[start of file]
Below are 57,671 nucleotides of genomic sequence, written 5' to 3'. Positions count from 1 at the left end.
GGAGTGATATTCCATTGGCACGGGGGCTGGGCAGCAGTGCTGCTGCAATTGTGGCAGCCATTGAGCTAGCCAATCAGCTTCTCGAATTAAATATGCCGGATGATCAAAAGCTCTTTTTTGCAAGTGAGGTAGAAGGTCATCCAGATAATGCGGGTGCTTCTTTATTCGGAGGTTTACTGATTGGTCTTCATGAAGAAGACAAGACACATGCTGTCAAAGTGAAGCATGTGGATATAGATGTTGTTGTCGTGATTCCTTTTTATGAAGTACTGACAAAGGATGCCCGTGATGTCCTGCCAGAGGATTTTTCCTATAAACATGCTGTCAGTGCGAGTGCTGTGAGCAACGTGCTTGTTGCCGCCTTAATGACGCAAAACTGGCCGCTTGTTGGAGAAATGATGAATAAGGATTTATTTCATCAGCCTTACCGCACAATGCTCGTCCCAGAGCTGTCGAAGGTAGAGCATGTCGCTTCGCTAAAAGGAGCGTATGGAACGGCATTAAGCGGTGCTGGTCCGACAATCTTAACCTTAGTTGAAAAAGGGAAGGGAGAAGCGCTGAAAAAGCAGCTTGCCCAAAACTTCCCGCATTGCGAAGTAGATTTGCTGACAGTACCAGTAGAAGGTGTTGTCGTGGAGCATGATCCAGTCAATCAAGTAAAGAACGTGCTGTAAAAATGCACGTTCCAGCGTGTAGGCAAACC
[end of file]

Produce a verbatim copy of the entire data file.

Below are 57,671 nucleotides of genomic sequence, written 5' to 3'. Positions count from 1 at the left end.
GGAGTGATATTCCATTGGCACGGGGGCTGGGCAGCAGTGCTGCTGCAATTGTGGCAGCCATTGAGCTAGCCAATCAGCTTCTCGAATTAAATATGCCGGATGATCAAAAGCTCTTTTTTGCAAGTGAGGTAGAAGGTCATCCAGATAATGCGGGTGCTTCTTTATTCGGAGGTTTACTGATTGGTCTTCATGAAGAAGACAAGACACATGCTGTCAAAGTGAAGCATGTGGATATAGATGTTGTTGTCGTGATTCCTTTTTATGAAGTACTGACAAAGGATGCCCGTGATGTCCTGCCAGAGGATTTTTCCTATAAACATGCTGTCAGTGCGAGTGCTGTGAGCAACGTGCTTGTTGCCGCCTTAATGACGCAAAACTGGCCGCTTGTTGGAGAAATGATGAATAAGGATTTATTTCATCAGCCTTACCGCACAATGCTCGTCCCAGAGCTGTCGAAGGTAGAGCATGTCGCTTCGCTAAAAGGAGCGTATGGAACGGCATTAAGCGGTGCTGGTCCGACAATCTTAACCTTAGTTGAAAAAGGGAAGGGAGAAGCGCTGAAAAAGCAGCTTGCCCAAAACTTCCCGCATTGCGAAGTAGATTTGCTGACAGTACCAGTAGAAGGTGTTGTCGTGGAGCATGATCCAGTCAATCAAGTAAAGAACGTGCTGTAAAAATGCACGTTCCAGCGTGTAGGCAAACC